On November 4 2019, a Reddit user shared the following thread to r/ChoosingBeggars, asserting they were a Facebook friend to a bride (engaged woman) who had raised $30,000 for a wedding — only to cancel it at the last minute and disclose that she planned to spend the sum on a lavish and expensive pre-wedding “honeymoon” instead:
The woman described as “Bride” in most of the story was an engaged woman who had not yet married her partner as planned. In the screenshot, “Bride” wrote:
Hi invitees to the [redacted] wedding,
After much reflection and tear filled conversation with our closest family members, we have decided to cancel our upcoming winter wedding. We will further notify this group when we are in a better place to reschedule.
We thank each and every one of you for your generous early donations to our money fund. Can you believe we have raised over $30,000??? Unbelievable!! Don’t worry, the money you donated will not be spent in vain but rather spent on a honeymoon in the coming months. After we regain financial stability and hold calm in our hearts after a honeymoon we will announce a new wedding date and re open our money fund for any further gifts. Weddings are expensive! We are blessed to have generous family members who gave us these large donations. It will help to offset honeymoon costs and to scale to an even better future wedding. We really couldn’t have made it this far without you!
Please stay tuned! In the meantime, I’ll be updating our gift fund registry on Amazon if anyone would like to gift us something to take on a honeymoon. If you have any ideas on where we can go please PM me or Edward!
As mentioned, we will keep you updated on when we are re opening our money fund and have a new wedding date in the works. Don’t be too sad, the new wedding is gonna be a HIT.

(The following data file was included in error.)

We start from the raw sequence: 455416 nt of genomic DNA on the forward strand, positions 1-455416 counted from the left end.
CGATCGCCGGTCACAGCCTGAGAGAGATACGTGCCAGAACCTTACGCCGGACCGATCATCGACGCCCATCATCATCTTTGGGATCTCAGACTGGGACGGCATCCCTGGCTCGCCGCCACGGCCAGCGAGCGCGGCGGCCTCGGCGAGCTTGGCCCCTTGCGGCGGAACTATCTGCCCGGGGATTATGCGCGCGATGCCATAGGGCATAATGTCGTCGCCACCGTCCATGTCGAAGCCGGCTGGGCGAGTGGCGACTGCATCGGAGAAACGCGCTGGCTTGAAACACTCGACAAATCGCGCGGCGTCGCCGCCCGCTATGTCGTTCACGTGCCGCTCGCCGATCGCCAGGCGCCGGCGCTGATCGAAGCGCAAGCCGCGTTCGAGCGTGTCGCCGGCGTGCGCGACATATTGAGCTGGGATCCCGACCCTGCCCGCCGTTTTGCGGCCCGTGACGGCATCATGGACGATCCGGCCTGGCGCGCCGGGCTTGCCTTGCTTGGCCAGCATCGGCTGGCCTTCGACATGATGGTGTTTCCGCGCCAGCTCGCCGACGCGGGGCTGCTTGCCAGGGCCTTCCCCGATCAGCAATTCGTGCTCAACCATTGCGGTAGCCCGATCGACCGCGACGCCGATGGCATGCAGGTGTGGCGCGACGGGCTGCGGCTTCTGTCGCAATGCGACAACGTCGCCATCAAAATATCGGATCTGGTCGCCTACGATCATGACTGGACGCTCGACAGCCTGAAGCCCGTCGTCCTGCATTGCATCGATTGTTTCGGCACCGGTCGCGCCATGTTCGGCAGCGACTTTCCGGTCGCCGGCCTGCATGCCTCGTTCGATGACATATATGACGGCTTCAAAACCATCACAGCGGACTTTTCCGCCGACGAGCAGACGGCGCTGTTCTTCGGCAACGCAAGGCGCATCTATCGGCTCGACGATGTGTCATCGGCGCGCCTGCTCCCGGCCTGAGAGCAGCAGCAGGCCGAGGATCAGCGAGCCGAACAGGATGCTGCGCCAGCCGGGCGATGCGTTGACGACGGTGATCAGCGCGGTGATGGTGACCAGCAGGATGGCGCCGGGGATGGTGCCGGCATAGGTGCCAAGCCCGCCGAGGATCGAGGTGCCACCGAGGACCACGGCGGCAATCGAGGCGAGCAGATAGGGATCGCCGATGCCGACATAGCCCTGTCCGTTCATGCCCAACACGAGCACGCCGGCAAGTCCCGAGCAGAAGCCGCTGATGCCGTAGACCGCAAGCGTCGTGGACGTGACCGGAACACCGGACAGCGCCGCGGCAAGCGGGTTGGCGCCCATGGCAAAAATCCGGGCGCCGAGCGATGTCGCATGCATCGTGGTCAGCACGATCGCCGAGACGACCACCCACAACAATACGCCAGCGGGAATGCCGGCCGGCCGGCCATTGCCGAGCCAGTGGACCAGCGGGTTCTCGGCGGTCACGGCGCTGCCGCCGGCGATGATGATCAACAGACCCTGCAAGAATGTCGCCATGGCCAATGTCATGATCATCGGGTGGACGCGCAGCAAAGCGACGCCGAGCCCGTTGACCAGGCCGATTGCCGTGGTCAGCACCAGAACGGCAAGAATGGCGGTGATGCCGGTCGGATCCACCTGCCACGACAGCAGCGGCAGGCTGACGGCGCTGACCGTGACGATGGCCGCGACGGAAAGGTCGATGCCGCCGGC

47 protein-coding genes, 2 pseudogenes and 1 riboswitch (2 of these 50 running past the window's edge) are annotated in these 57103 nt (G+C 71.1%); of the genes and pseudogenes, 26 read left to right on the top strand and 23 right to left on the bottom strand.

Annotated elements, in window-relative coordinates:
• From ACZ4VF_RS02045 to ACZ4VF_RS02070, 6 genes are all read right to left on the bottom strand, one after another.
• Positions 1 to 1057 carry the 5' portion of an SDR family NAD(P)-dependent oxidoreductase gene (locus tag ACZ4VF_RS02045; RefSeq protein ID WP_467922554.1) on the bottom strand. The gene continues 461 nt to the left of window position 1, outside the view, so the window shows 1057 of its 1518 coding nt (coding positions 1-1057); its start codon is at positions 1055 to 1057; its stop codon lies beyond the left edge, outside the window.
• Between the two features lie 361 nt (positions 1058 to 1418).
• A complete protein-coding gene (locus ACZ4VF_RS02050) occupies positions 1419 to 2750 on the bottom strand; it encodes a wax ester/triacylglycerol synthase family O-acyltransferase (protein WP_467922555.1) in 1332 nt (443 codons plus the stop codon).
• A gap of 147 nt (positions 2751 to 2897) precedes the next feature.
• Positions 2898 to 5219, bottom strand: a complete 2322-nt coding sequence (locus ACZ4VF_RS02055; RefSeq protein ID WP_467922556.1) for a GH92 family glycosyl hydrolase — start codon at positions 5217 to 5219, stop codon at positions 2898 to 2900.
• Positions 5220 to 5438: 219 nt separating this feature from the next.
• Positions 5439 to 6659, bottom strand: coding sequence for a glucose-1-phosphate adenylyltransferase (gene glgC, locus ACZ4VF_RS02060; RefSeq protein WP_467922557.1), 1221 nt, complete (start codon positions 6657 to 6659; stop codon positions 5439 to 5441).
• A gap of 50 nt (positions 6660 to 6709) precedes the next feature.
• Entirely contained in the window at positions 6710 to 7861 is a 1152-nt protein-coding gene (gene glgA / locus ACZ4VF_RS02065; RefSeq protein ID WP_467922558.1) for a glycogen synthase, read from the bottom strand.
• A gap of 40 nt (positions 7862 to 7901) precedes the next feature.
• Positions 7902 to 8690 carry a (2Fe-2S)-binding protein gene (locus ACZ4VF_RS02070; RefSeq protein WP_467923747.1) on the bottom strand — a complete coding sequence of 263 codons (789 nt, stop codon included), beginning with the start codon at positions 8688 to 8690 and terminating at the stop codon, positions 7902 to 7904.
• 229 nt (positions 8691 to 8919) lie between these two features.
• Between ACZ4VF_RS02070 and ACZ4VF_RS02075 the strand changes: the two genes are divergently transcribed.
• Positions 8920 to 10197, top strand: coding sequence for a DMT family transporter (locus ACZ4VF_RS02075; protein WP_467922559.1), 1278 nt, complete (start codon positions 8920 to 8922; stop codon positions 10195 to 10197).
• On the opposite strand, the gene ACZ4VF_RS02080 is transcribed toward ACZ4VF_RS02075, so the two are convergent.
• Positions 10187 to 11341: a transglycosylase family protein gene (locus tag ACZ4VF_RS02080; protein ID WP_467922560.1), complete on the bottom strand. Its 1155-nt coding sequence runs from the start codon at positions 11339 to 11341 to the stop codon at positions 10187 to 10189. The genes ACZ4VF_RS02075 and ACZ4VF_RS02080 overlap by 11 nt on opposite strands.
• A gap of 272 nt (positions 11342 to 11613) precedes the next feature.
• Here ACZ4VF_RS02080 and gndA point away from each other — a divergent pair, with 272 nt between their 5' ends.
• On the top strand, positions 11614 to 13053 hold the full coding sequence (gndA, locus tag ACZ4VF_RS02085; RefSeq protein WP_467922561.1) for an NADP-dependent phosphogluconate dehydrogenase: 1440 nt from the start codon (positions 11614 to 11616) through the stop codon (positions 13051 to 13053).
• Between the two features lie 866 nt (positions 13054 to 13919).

Commenters in the screenshots were angry not only at how she had repurposed money raised for a wedding, but also because as intended guests, they had made travel arrangements and arranged to use vacation or personal days at work, and could not easily undo the arrangements.
Below are the eleven total screenshots circulating as a purported part of the ensuing comments on Pam’s “money fund” update:
New comments unfolding. Absolute chaos in the comment section: think huge family drama aired publicly. It’s going to take a while to censor everything, so new update post coming tomorrow.
In another comment, they added:
Oh it’s getting worse. It’s basically family drama gold. I’ll have an updated post tomorrow, but it’s gonna be like 5 pages of comments
It is unclear if the original poster planned to post further updates; the thread seems to be one of the most popular “bridezilla” stories on Reddit in 2019.
However, we are so far unable to find out whether the story of “Bride” absconding with a $30,000 “money fund” after deciding to repurpose it for a honeymoon is true or an elaborate hoax. It is possible the user concocted it for karma, but — given the internet — it is also possible they stumbled on “drama gold” with a Facebook friend’s wedding. To our knowledge, neither the betrothed couple (Pam and Edward) nor any wedding attendees have yet spoken up about the viral controversy.
Update, November 6 2019, 1:45 PM: After the r/choosingbeggars post above went viral, a since-deleted website (capturedit.club) surfaced, with a blog post about the Reddit content and no additional posts.
As of 1:17 PM on November 6 2019, original poster u/joyeuxanniversaire1 had deleted original their post, although the thread remained. As far as we know, no other real-life friends of “Pam” or “Edward” stepped forward to validate they saw the post or whether they had been invited to the December 1 2019 wedding.
On November 5 2019 at around 5PM, a separate post to r/choosingbeggars appeared (also since deleted), alleging that the claims made in the first were falsified. In that removed post (archived here), a separate poster shared their suspicions about the “Bride steals $30,00 of wedding donations and then asks for more” post: